Applicants who are clearly ineligible (see also 8 C.F.R. 245.6);
Unmarried children (under 21 years of age) of U.S. citizens if they filed a Form I-485, Application to Register Permanent Residence or Adjust Status on their own (or filed Form I-485 together with their family's adjustment applications and every applicant in that family is eligible for an interview waiver);
Parents of U.S. citizens; and
Asylees and refugees who were previously interviewed by a USCIS officer; and
Unmarried children (under 14 years of age) of lawful permanent residents if they filed on their own (or filed Form I-485 together with their family's adjustment applications and every applicant in that family is eligible for an interview waiver).

Regarding asylees and refugees, the USCIS stated in the PM that an asylee are refugee adjustment applicant who was not previously interviewed by a USCIS officer during the asylum or refugee process is required to undergo an adjustment of status interview. There is no waiver available in such cases.

The PA clarified that all adjustment of status interview waivers are discretionary. If the USCIS determines that an applicant covered by one of the foregoing categories or in the regulations should have an interview, no waiver will be granted. Conversely, applicants who are not listed in the above categories or in the regulations may be granted a waiver. All waiver determinations are made on a case-by-case basis.

Notably, the PA explained that the USCIS removed employment-based and fiancé(e)-based adjustment of status cases from the above list of cases where the USCIS may generally consider granting interview waivers.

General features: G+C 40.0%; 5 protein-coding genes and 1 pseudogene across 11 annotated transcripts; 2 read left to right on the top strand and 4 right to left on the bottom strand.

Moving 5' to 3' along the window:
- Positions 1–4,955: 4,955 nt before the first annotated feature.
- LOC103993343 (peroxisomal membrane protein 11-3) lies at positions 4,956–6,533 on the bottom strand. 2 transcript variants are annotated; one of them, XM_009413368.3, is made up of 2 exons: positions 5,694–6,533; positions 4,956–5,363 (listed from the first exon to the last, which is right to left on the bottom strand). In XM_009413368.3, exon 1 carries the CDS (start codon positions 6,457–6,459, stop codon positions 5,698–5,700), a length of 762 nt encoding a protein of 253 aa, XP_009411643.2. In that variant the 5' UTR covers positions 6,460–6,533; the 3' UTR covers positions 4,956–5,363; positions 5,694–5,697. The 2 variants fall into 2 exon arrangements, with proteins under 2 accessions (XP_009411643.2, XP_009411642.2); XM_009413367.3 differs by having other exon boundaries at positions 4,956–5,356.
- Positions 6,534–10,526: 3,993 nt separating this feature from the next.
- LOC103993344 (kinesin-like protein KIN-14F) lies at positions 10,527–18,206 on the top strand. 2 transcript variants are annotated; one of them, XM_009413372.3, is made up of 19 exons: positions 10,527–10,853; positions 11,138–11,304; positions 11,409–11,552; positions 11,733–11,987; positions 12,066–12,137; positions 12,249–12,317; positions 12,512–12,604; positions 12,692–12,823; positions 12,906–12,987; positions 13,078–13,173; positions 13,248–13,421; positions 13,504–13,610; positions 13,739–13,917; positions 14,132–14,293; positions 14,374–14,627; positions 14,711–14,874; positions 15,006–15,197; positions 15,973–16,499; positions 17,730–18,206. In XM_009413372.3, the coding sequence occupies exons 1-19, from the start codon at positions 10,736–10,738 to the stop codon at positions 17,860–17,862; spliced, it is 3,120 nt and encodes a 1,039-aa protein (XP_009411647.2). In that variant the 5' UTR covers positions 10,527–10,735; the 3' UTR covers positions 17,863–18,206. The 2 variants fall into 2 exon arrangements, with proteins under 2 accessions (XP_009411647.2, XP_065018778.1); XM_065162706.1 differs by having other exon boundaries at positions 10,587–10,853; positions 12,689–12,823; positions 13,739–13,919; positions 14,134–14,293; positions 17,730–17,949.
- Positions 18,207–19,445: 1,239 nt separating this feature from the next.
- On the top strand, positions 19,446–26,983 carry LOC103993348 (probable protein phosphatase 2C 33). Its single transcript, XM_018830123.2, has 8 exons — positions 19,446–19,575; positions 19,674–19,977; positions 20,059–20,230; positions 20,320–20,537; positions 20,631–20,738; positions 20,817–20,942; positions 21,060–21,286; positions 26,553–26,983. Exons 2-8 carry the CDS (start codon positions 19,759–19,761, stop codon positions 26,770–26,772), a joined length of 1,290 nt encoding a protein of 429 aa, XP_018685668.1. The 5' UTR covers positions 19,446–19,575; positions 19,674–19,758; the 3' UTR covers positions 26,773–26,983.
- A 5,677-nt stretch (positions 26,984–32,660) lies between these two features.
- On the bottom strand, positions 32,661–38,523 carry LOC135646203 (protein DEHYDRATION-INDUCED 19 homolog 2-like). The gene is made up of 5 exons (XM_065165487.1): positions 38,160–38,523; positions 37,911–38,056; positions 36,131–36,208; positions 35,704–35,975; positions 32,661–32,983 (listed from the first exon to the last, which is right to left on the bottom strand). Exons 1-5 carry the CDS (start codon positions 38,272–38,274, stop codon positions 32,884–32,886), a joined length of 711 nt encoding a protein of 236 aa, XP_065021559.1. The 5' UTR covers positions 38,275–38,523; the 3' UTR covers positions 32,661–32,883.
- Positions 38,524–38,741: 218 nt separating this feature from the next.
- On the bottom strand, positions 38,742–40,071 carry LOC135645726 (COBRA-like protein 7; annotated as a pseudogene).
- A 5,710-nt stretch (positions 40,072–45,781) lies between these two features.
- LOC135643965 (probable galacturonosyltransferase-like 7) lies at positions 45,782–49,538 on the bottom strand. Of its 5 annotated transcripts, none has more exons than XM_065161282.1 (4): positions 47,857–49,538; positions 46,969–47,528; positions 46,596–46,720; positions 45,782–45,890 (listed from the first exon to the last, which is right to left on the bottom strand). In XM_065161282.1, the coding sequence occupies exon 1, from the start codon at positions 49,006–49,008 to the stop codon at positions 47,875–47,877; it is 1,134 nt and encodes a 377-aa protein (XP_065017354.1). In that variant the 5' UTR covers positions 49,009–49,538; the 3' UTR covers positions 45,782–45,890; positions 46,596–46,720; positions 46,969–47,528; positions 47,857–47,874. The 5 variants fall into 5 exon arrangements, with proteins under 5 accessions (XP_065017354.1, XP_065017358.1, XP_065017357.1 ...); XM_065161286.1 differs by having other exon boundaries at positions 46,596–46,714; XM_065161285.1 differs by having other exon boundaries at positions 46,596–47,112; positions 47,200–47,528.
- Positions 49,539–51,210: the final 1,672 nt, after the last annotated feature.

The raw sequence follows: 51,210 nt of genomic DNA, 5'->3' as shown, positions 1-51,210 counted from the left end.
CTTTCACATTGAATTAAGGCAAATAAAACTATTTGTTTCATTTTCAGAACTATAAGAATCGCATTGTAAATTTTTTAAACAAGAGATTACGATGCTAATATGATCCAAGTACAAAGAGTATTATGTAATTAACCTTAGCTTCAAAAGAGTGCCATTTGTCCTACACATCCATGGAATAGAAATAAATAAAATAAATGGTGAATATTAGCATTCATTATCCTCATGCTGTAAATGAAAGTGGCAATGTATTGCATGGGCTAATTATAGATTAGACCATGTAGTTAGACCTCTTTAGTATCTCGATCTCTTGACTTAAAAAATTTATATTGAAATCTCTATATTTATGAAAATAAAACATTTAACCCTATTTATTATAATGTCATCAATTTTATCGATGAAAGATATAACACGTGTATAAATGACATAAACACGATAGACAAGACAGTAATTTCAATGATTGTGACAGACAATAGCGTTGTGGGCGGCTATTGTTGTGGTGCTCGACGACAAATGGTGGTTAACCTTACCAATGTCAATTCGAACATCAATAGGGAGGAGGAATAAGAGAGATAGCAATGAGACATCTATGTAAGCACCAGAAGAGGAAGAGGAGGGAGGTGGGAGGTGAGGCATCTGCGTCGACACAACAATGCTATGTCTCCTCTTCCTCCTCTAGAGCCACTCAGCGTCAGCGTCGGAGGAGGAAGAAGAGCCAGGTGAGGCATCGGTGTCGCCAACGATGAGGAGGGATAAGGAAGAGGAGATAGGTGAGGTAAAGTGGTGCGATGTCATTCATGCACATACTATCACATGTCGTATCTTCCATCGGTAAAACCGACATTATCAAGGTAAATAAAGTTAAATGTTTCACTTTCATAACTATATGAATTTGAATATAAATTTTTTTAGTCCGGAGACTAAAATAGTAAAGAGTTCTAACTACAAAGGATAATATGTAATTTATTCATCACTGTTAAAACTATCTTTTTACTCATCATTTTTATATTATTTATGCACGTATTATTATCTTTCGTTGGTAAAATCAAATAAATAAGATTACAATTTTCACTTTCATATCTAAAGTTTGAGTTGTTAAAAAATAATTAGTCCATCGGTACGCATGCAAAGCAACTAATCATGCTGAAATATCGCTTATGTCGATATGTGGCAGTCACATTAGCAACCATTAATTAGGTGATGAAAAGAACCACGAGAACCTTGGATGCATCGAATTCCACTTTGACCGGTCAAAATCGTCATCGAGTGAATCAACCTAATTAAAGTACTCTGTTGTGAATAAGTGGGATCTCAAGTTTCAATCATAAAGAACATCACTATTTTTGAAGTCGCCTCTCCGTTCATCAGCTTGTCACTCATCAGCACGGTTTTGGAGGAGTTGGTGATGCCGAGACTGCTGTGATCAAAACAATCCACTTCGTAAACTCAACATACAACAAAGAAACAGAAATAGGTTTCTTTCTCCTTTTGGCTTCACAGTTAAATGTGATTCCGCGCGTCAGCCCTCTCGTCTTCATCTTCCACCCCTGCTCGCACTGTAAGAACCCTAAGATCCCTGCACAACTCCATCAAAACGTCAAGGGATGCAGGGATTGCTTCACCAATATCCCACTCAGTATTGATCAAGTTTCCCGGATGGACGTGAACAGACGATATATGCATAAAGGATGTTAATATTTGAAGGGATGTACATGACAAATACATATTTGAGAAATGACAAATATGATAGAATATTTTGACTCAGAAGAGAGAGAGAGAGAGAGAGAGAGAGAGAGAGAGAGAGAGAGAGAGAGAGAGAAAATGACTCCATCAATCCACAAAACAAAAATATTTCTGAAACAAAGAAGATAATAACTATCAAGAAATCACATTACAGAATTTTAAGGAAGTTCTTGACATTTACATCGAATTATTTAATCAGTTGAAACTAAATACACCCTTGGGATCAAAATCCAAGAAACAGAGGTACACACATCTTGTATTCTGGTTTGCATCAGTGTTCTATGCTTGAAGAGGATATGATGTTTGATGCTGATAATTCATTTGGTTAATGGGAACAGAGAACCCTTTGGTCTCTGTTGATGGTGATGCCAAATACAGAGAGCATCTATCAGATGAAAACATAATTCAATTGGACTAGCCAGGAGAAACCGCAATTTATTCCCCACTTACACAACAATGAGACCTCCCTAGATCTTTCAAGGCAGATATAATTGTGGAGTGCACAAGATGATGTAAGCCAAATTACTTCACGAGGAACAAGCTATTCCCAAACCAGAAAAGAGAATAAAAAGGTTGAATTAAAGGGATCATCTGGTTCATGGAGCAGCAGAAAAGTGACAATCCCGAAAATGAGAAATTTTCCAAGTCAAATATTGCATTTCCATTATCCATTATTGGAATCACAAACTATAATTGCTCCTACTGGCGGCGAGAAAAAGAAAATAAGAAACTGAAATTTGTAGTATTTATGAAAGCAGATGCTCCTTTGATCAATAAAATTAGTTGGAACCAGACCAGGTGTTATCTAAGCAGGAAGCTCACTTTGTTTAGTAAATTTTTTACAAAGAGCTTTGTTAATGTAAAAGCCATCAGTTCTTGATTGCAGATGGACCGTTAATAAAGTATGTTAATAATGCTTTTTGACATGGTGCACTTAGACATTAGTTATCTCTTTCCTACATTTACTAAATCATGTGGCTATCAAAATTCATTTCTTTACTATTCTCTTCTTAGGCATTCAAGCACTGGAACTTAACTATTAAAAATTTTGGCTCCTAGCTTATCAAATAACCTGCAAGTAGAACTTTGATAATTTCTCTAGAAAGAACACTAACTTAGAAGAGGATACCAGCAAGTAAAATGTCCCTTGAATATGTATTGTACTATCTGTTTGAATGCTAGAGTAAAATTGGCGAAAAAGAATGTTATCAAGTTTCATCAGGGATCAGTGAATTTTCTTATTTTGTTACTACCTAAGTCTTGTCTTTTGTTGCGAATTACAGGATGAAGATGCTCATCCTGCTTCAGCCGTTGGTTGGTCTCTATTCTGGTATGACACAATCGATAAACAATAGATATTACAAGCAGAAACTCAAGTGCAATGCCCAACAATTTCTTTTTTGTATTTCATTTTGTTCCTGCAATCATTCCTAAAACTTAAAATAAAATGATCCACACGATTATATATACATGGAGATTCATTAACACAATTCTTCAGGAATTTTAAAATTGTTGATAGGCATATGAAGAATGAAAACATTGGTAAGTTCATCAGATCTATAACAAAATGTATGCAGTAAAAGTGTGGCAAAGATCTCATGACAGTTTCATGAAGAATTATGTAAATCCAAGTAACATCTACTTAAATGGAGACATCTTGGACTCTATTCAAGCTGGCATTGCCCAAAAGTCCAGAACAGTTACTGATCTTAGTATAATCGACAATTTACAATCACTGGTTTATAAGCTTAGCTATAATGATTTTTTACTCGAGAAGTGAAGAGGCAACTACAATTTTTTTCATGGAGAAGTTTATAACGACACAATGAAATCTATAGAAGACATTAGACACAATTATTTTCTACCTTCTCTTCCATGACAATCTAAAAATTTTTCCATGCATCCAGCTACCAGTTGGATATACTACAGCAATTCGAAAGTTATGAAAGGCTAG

In addition to the foregoing categories, the USCIS elaborated on three additional specific cases where it may consider granting adjustment of status interview waivers.

First, the USCIS addressed military personnel petitioners. Here, the USCIS states that it may waive the personal appearance of a military spouse petitioner. However, the actual adjustment of status applicant (the beneficiary spouse) must appear for an interview in this case. The PM states that it “makes every effort to reschedule these cases so that both the petitioner and adjustment applicant can attend the interview before deployment.” However, the adjustment applicant may opt to proceed with the interview while the petitioner is abroad.

Second, the USCIS may waive the personal appearance of a U.S. citizen spouse petitioner if he or she is incarcerated and unable to attend the interview as a result. However, in such cases, the adjustment of status applicant is required to appear for the interview. Determinations of whether to waive the appearance of an incarcerated U.S. citizen spouse petitioner are made on a case-by-case basis in consideration of all of the facts and evidence.